I came across the quote “Comparison is the death of Joy” by Mark Twain the other day and was struck by how succinctly it captured what I frequently hear, and occasionally do. Consider the following ways that joy is killed.
The new mum
The new mum gently nestles her beautiful baby boy in her arms. She gazes lovingly at her son, stroking his hair. He’s snuggled in a bunny rug, blissfully milk drunk. She’s just finished breastfeeding him, happy to do so in front of me.
She dips her head away from my inquiring eyes. “He wakes more at night than my friends baby”. “The other mums seem to know what to do more than me”. “I shouldn’t need any help now that he’s six weeks old. Other people don’t, so I’m not being a good mum”.
The teenage girls
The gaggle of teenage girls clamber on the bus, school bags awry, white school shirts sliding out of navy blue skirts. Hair unruly and a kaleidoscope of colours, voices loud, smiles wide, limbs as coordinated as a newborn colt. They are all breathtakingly beautiful, full of life’s vigour and the promise of tomorrow. Languidly two girls slide onto the seats opposite me staring down at their phones. “Joe asked me to the movies but I’m sure he doesn’t really want to go, I’m too fat. He should ask Chloe, she’s gorgeous.”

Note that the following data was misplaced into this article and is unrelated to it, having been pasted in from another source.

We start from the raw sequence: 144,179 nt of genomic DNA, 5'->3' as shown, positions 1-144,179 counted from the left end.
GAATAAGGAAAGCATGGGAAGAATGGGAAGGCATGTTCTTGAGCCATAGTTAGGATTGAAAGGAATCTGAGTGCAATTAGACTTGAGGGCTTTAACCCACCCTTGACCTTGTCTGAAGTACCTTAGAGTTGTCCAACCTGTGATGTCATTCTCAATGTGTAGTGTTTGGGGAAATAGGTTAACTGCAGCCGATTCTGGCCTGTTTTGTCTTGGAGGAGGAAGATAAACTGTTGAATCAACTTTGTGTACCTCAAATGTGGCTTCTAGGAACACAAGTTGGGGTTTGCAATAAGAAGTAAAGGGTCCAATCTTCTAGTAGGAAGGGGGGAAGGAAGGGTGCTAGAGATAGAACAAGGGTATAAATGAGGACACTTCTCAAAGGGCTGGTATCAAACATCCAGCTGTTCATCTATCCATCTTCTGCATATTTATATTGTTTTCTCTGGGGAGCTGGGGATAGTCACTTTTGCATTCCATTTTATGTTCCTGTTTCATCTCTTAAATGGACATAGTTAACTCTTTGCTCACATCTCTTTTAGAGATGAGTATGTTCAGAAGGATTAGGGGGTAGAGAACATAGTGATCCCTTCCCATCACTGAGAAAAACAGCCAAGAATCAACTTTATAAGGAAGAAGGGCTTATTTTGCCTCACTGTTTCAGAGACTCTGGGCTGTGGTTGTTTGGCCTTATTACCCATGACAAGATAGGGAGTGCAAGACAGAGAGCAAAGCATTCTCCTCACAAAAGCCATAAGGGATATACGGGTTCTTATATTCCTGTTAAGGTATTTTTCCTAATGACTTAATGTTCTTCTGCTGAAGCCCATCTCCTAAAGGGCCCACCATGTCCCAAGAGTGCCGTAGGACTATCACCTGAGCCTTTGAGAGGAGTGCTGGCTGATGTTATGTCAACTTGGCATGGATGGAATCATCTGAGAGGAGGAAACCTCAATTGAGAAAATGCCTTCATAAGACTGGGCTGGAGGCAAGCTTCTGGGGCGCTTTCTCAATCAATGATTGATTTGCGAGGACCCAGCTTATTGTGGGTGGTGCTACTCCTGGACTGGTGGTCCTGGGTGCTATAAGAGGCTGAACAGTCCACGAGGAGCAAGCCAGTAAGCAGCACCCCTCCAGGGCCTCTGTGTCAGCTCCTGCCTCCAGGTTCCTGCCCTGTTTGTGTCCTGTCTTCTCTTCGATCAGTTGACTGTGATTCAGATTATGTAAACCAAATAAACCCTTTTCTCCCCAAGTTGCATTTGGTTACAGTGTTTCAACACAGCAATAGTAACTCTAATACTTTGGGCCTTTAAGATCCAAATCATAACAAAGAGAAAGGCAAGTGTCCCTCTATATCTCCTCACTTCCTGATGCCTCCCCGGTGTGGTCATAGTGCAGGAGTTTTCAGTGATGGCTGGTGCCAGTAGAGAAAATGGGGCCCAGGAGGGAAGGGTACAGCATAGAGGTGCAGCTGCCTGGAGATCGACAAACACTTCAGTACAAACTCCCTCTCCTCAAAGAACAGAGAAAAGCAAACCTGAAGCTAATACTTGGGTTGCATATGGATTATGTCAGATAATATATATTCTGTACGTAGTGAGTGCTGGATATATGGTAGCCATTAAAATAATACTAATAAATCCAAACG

The young man
The young man proudly parks his new-to-him car in the driveway. His first car, a milestone in his life, earned through enduring many shifts at McDonald’s. Then he remembers, his cousin, a couple of years older than him, just bought a brand new car.
The psychologist who loves blogging, perhaps obsessively, compares herself to the inspirational and outstandingly successful Brene Brown (two of Brene’s talks made it into my 5 delightfully therapeutic TED talks)... and almost stops.
All of us
Our lives, never seem quite as good as that of our friends, strangers, or the rich and famous, splattered over our screens and constantly updated on Facebook and Instagram. We forget that others only post the highlights of their lives. We’re left with a sense of discontent and dissatisfaction follows all that we do.
Comparing ourselves to others is mostly a useless and destructive action. When its excessive, psychologists call it an unhelpful thinking habit or a cognitive distortion. You get hooked on compare and despair thoughts – seeing yourself only negatively, and others only positively. This thinking style can lead to depression and anxiety.
Notice and name your compare and despair thoughts. This helps to stop the mindless engagement with these unhelpful thoughts. Do this with self compassion. Castigating yourself for having these thoughts is also not useful.
Breath deeply and make a space to change the focus of your attention.
Actively choose joy over comparison.
Redirect your attention to that which is meaningful and valuable to you. To that which brings you joy.
Act in accordance with joy.
Feel the joy, those sweet but often fleeting moments.
Don’t let comparison kill your joy.
Let me know how you fight unhelpful compare and despair thoughts.
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